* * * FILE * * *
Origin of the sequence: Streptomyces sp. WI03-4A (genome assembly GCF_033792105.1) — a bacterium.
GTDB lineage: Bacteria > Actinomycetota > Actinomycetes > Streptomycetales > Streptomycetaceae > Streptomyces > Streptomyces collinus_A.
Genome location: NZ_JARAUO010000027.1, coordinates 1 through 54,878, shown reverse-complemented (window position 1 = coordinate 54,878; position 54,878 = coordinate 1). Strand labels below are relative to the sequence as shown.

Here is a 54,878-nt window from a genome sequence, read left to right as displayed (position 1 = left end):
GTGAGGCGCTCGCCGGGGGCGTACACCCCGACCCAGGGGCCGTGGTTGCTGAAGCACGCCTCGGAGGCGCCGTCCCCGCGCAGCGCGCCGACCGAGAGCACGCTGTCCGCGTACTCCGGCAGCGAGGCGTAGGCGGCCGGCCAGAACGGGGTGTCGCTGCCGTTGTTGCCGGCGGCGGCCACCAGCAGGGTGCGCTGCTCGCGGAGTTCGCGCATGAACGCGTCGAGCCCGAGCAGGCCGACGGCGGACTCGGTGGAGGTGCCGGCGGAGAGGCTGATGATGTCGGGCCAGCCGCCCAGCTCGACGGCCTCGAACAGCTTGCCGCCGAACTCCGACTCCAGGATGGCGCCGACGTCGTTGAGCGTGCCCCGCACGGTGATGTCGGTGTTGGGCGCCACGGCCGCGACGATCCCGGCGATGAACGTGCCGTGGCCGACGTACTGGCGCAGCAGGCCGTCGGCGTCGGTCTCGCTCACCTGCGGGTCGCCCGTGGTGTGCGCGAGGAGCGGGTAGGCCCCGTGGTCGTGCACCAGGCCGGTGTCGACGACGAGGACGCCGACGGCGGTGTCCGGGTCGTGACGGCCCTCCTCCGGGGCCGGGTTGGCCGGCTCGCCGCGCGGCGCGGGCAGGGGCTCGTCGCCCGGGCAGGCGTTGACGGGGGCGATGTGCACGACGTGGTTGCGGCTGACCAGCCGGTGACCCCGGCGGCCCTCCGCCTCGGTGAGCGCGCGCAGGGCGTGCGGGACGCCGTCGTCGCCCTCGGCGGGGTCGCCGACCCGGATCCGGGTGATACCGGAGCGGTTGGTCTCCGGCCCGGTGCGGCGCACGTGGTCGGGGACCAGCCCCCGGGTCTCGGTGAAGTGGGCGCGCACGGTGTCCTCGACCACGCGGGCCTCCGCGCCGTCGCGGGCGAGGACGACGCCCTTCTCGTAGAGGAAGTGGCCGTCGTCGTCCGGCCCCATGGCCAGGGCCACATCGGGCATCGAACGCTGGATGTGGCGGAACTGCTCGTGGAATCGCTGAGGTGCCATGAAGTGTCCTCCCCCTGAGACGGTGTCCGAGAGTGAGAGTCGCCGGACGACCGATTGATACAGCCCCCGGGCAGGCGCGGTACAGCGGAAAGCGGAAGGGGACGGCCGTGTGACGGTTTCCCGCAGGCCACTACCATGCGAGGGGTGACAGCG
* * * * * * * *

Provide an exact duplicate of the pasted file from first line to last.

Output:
Origin of the sequence: Streptomyces sp. WI03-4A (genome assembly GCF_033792105.1) — a bacterium.
GTDB lineage: Bacteria > Actinomycetota > Actinomycetes > Streptomycetales > Streptomycetaceae > Streptomyces > Streptomyces collinus_A.
Genome location: NZ_JARAUO010000027.1, coordinates 1 through 54,878, shown reverse-complemented (window position 1 = coordinate 54,878; position 54,878 = coordinate 1). Strand labels below are relative to the sequence as shown.

Here is a 54,878-nt window from a genome sequence, read left to right as displayed (position 1 = left end):
GTGAGGCGCTCGCCGGGGGCGTACACCCCGACCCAGGGGCCGTGGTTGCTGAAGCACGCCTCGGAGGCGCCGTCCCCGCGCAGCGCGCCGACCGAGAGCACGCTGTCCGCGTACTCCGGCAGCGAGGCGTAGGCGGCCGGCCAGAACGGGGTGTCGCTGCCGTTGTTGCCGGCGGCGGCCACCAGCAGGGTGCGCTGCTCGCGGAGTTCGCGCATGAACGCGTCGAGCCCGAGCAGGCCGACGGCGGACTCGGTGGAGGTGCCGGCGGAGAGGCTGATGATGTCGGGCCAGCCGCCCAGCTCGACGGCCTCGAACAGCTTGCCGCCGAACTCCGACTCCAGGATGGCGCCGACGTCGTTGAGCGTGCCCCGCACGGTGATGTCGGTGTTGGGCGCCACGGCCGCGACGATCCCGGCGATGAACGTGCCGTGGCCGACGTACTGGCGCAGCAGGCCGTCGGCGTCGGTCTCGCTCACCTGCGGGTCGCCCGTGGTGTGCGCGAGGAGCGGGTAGGCCCCGTGGTCGTGCACCAGGCCGGTGTCGACGACGAGGACGCCGACGGCGGTGTCCGGGTCGTGACGGCCCTCCTCCGGGGCCGGGTTGGCCGGCTCGCCGCGCGGCGCGGGCAGGGGCTCGTCGCCCGGGCAGGCGTTGACGGGGGCGATGTGCACGACGTGGTTGCGGCTGACCAGCCGGTGACCCCGGCGGCCCTCCGCCTCGGTGAGCGCGCGCAGGGCGTGCGGGACGCCGTCGTCGCCCTCGGCGGGGTCGCCGACCCGGATCCGGGTGATACCGGAGCGGTTGGTCTCCGGCCCGGTGCGGCGCACGTGGTCGGGGACCAGCCCCCGGGTCTCGGTGAAGTGGGCGCGCACGGTGTCCTCGACCACGCGGGCCTCCGCGCCGTCGCGGGCGAGGACGACGCCCTTCTCGTAGAGGAAGTGGCCGTCGTCGTCCGGCCCCATGGCCAGGGCCACATCGGGCATCGAACGCTGGATGTGGCGGAACTGCTCGTGGAATCGCTGAGGTGCCATGAAGTGTCCTCCCCCTGAGACGGTGTCCGAGAGTGAGAGTCGCCGGACGACCGATTGATACAGCCCCCGGGCAGGCGCGGTACAGCGGAAAGCGGAAGGGGACGGCCGTGTGACGGTTTCCCGCAGGCCACTACCATGCGAGGGGTGACAGCG